- Schiaparelli show piece black glass bracelet #CS-00066
- ceramic, celluloid and glass French necklace with purple, cream and black tones #CB-00039
Chains, Necklaces & Pendants are ever present for Spring… the longer the better and they can be of any material; sterling, gold, jet, or glass. If they can wrap around your neck twice, all the better. Pendants are big and chunky too! Everything is versatile, so don’t be afraid to mix pearls with gold or sterling chains in a high fashioned layered look. Even add that special pendant …it’s a must……Check out the:
- 61″ sterling Victorian filigree chain at #VE-00042
- 18″ hand made crystal and rondel elegant necklace #CS-00067
February’s Designer — Miriam Haskell, Eugene and DeMario
While Miriam Haskell jewelry is probably the most well-known of the three, Eugene and DeMario all have a similar look and feel that is undeniably sexy. They are filled with texture and depth and are highly collectible and coveted.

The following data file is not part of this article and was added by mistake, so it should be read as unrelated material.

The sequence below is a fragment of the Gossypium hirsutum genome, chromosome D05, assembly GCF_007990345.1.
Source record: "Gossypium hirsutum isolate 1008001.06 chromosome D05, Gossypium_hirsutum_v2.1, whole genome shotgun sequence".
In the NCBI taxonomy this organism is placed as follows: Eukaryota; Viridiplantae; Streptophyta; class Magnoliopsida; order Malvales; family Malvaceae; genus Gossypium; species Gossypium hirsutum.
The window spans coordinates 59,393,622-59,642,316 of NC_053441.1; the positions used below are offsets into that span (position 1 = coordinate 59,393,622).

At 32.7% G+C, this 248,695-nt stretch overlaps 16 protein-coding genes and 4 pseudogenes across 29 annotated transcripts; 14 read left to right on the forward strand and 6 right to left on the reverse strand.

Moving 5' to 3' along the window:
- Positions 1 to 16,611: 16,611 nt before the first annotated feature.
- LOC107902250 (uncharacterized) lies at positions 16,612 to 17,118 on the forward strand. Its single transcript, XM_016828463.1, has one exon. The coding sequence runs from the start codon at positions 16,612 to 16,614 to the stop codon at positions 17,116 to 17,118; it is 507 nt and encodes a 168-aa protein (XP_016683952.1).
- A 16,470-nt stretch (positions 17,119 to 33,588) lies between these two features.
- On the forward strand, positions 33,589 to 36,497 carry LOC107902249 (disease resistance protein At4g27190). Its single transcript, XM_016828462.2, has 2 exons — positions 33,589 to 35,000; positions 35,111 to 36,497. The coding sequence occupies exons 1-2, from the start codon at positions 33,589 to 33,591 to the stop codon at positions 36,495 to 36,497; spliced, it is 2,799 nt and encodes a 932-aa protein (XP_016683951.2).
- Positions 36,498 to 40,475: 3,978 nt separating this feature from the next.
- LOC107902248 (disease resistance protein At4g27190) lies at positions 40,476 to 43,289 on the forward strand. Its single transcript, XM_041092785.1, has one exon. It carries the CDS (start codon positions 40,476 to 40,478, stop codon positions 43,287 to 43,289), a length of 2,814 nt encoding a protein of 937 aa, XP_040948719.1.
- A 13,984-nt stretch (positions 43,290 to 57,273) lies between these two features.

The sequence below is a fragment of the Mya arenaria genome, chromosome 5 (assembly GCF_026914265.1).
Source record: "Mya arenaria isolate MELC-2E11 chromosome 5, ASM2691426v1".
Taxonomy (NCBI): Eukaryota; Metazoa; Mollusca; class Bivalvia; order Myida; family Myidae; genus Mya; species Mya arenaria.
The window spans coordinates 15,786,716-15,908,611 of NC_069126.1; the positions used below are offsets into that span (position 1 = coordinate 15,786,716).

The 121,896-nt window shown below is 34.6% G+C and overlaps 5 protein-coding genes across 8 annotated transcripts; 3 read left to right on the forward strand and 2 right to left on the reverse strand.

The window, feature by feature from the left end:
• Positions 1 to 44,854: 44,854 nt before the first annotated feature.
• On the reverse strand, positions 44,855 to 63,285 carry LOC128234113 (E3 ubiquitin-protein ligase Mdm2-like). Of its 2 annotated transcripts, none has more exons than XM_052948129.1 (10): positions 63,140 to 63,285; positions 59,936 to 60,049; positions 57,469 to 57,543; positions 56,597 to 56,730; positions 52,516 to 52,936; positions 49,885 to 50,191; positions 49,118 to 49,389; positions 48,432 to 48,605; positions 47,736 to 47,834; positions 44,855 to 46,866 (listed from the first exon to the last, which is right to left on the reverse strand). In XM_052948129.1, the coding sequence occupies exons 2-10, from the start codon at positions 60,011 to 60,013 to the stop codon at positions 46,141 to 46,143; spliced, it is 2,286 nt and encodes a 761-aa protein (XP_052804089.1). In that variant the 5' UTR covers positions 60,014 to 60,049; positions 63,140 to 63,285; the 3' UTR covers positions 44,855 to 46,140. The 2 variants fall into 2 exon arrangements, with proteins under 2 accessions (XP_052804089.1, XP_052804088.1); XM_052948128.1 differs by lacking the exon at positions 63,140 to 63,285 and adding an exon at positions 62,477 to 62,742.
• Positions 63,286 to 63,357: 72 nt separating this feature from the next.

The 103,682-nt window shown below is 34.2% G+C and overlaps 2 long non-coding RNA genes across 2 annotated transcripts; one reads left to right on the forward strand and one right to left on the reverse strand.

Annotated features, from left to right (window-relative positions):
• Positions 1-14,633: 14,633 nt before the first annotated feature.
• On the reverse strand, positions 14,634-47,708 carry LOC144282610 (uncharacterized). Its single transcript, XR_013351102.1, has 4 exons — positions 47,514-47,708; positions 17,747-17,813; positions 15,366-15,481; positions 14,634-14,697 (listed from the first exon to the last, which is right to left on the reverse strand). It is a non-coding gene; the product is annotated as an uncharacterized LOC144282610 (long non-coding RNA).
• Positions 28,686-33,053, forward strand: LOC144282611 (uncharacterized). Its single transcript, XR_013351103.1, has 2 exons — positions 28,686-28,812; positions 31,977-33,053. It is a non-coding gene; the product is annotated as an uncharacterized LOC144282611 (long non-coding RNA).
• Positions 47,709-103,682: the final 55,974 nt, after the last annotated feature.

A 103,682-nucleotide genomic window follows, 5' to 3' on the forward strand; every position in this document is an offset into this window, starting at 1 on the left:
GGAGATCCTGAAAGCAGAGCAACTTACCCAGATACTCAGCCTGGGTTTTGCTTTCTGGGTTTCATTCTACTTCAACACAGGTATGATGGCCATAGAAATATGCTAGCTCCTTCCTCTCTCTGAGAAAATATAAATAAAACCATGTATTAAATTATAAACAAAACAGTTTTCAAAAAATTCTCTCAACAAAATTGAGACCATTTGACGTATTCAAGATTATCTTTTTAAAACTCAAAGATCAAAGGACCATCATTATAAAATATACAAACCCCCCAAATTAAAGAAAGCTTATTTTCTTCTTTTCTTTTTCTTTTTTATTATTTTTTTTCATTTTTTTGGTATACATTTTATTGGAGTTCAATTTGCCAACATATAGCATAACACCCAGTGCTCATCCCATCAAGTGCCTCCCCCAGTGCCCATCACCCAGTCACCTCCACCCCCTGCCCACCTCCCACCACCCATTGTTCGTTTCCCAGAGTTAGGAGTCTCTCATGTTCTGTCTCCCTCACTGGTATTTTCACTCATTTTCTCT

Miriam Haskell began producing jewelry in 1924 and opened up a gift shop in NYC in 1926. From that point on her jewelry has been loved, collected and cherished. Her lead designers, Frank Hess, Robert Clark, Larry Virba and Peter Raines had distinctive styles and Hess’s, Clark’s and Virba’s jewelry were and still are the most recognizable. She produced three lines a year, fall, spring and a holiday line. Her pieces were complex and sophisticated and completely hand strung using the best crystals, beads and faux pearls that have withstood the test of time.
Many of the early 1930’s and 1940’s pieces were unmarked yet can be identified by specific characteristics Cathy Gordan & Shelia Pamfiloff describe perfectly, including photographs in Miriam Haskell Jewelry, Cathy Gordon, Sheila Pamfiloff, Released July 2004, Schiffer Publishing. Becoming familiar with the materials, construction, different clasps, earrings backs, wiring methods, stringing and signatures can help you identify her unmarked pieces, which were produced up to the late 1940’s.
It is often thought that Eugene and DeMario designed for Miriam Haskell but this is not true, according to Cathy and Shelia. Eugene and DeMario created items in a similar style but both produced jewelry under their own names. Eugene produced items from 1952-1962 and DeMario produced jewelry from 1945-1965. It is said that once Eugene died, his sample maker did move to the Haskell Company. The Haskell company changed ownership in 1990 and is still producing jewelry today.